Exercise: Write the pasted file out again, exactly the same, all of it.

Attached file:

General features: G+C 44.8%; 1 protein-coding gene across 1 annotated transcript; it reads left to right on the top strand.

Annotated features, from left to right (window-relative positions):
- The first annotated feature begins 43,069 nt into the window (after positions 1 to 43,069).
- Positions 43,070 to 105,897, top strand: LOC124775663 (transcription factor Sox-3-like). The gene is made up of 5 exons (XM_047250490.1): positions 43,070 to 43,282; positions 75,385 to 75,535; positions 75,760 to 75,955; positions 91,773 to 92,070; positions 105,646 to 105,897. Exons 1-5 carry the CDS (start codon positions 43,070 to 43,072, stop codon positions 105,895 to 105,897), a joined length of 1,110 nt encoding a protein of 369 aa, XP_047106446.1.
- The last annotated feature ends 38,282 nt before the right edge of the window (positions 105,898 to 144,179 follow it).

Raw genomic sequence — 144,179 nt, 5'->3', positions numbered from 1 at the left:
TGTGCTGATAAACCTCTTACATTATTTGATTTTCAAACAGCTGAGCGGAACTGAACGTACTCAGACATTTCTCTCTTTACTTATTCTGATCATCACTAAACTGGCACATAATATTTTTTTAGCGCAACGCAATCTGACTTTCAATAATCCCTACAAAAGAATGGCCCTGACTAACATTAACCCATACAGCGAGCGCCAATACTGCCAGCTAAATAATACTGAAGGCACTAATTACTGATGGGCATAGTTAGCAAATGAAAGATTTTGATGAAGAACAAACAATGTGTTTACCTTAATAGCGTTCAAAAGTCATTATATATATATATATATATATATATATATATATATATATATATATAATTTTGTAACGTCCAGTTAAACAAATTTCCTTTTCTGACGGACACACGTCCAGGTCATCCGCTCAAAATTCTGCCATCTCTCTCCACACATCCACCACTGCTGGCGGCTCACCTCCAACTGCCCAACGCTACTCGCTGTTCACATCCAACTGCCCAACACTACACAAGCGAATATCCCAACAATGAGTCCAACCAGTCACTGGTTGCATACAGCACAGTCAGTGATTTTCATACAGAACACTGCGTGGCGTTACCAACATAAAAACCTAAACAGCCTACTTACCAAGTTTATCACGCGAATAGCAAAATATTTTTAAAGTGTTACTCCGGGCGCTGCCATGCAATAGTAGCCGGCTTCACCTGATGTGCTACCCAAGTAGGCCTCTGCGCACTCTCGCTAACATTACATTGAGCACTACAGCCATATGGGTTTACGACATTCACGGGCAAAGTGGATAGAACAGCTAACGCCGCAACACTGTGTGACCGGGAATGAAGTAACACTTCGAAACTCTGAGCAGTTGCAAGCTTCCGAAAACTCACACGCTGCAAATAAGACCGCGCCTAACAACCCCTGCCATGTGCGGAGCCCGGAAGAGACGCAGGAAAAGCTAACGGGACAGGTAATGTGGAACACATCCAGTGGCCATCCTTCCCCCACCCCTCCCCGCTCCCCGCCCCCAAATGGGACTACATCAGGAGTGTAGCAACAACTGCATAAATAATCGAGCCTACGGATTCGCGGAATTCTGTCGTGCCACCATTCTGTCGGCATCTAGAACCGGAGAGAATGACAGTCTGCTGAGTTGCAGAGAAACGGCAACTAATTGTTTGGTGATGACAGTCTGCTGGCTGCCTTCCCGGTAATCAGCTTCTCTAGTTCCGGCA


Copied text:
General features: G+C 44.8%; 1 protein-coding gene across 1 annotated transcript; it reads left to right on the top strand.

Annotated features, from left to right (window-relative positions):
- The first annotated feature begins 43,069 nt into the window (after positions 1 to 43,069).
- Positions 43,070 to 105,897, top strand: LOC124775663 (transcription factor Sox-3-like). The gene is made up of 5 exons (XM_047250490.1): positions 43,070 to 43,282; positions 75,385 to 75,535; positions 75,760 to 75,955; positions 91,773 to 92,070; positions 105,646 to 105,897. Exons 1-5 carry the CDS (start codon positions 43,070 to 43,072, stop codon positions 105,895 to 105,897), a joined length of 1,110 nt encoding a protein of 369 aa, XP_047106446.1.
- The last annotated feature ends 38,282 nt before the right edge of the window (positions 105,898 to 144,179 follow it).

Raw genomic sequence — 144,179 nt, 5'->3', positions numbered from 1 at the left:
TGTGCTGATAAACCTCTTACATTATTTGATTTTCAAACAGCTGAGCGGAACTGAACGTACTCAGACATTTCTCTCTTTACTTATTCTGATCATCACTAAACTGGCACATAATATTTTTTTAGCGCAACGCAATCTGACTTTCAATAATCCCTACAAAAGAATGGCCCTGACTAACATTAACCCATACAGCGAGCGCCAATACTGCCAGCTAAATAATACTGAAGGCACTAATTACTGATGGGCATAGTTAGCAAATGAAAGATTTTGATGAAGAACAAACAATGTGTTTACCTTAATAGCGTTCAAAAGTCATTATATATATATATATATATATATATATATATATATATATATATATAATTTTGTAACGTCCAGTTAAACAAATTTCCTTTTCTGACGGACACACGTCCAGGTCATCCGCTCAAAATTCTGCCATCTCTCTCCACACATCCACCACTGCTGGCGGCTCACCTCCAACTGCCCAACGCTACTCGCTGTTCACATCCAACTGCCCAACACTACACAAGCGAATATCCCAACAATGAGTCCAACCAGTCACTGGTTGCATACAGCACAGTCAGTGATTTTCATACAGAACACTGCGTGGCGTTACCAACATAAAAACCTAAACAGCCTACTTACCAAGTTTATCACGCGAATAGCAAAATATTTTTAAAGTGTTACTCCGGGCGCTGCCATGCAATAGTAGCCGGCTTCACCTGATGTGCTACCCAAGTAGGCCTCTGCGCACTCTCGCTAACATTACATTGAGCACTACAGCCATATGGGTTTACGACATTCACGGGCAAAGTGGATAGAACAGCTAACGCCGCAACACTGTGTGACCGGGAATGAAGTAACACTTCGAAACTCTGAGCAGTTGCAAGCTTCCGAAAACTCACACGCTGCAAATAAGACCGCGCCTAACAACCCCTGCCATGTGCGGAGCCCGGAAGAGACGCAGGAAAAGCTAACGGGACAGGTAATGTGGAACACATCCAGTGGCCATCCTTCCCCCACCCCTCCCCGCTCCCCGCCCCCAAATGGGACTACATCAGGAGTGTAGCAACAACTGCATAAATAATCGAGCCTACGGATTCGCGGAATTCTGTCGTGCCACCATTCTGTCGGCATCTAGAACCGGAGAGAATGACAGTCTGCTGAGTTGCAGAGAAACGGCAACTAATTGTTTGGTGATGACAGTCTGCTGGCTGCCTTCCCGGTAATCAGCTTCTCTAGTTCCGGCA